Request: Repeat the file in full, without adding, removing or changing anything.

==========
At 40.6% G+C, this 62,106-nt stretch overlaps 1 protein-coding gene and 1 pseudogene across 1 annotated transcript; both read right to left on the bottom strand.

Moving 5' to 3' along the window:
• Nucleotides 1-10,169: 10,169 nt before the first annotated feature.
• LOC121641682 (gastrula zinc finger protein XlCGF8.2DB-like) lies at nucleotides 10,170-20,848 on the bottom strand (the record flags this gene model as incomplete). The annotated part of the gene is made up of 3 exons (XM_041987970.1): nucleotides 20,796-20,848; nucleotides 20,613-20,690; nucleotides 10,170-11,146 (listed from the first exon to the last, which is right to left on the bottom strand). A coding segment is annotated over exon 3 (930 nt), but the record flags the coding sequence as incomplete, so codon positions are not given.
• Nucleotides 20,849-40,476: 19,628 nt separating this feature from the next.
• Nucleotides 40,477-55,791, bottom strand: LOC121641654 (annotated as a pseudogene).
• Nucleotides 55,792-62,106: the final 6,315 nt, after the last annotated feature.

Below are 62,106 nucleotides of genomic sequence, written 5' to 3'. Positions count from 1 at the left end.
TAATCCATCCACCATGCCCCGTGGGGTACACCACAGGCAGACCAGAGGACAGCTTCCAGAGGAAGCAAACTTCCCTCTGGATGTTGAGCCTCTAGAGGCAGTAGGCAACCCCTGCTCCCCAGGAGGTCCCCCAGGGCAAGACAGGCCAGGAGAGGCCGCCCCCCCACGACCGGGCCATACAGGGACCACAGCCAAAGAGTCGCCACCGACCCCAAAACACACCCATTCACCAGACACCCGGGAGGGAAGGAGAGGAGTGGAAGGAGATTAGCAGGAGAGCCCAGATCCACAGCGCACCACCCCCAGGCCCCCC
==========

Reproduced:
At 40.6% G+C, this 62,106-nt stretch overlaps 1 protein-coding gene and 1 pseudogene across 1 annotated transcript; both read right to left on the bottom strand.

Moving 5' to 3' along the window:
• Nucleotides 1-10,169: 10,169 nt before the first annotated feature.
• LOC121641682 (gastrula zinc finger protein XlCGF8.2DB-like) lies at nucleotides 10,170-20,848 on the bottom strand (the record flags this gene model as incomplete). The annotated part of the gene is made up of 3 exons (XM_041987970.1): nucleotides 20,796-20,848; nucleotides 20,613-20,690; nucleotides 10,170-11,146 (listed from the first exon to the last, which is right to left on the bottom strand). A coding segment is annotated over exon 3 (930 nt), but the record flags the coding sequence as incomplete, so codon positions are not given.
• Nucleotides 20,849-40,476: 19,628 nt separating this feature from the next.
• Nucleotides 40,477-55,791, bottom strand: LOC121641654 (annotated as a pseudogene).
• Nucleotides 55,792-62,106: the final 6,315 nt, after the last annotated feature.

Below are 62,106 nucleotides of genomic sequence, written 5' to 3'. Positions count from 1 at the left end.
TAATCCATCCACCATGCCCCGTGGGGTACACCACAGGCAGACCAGAGGACAGCTTCCAGAGGAAGCAAACTTCCCTCTGGATGTTGAGCCTCTAGAGGCAGTAGGCAACCCCTGCTCCCCAGGAGGTCCCCCAGGGCAAGACAGGCCAGGAGAGGCCGCCCCCCCACGACCGGGCCATACAGGGACCACAGCCAAAGAGTCGCCACCGACCCCAAAACACACCCATTCACCAGACACCCGGGAGGGAAGGAGAGGAGTGGAAGGAGATTAGCAGGAGAGCCCAGATCCACAGCGCACCACCCCCAGGCCCCCC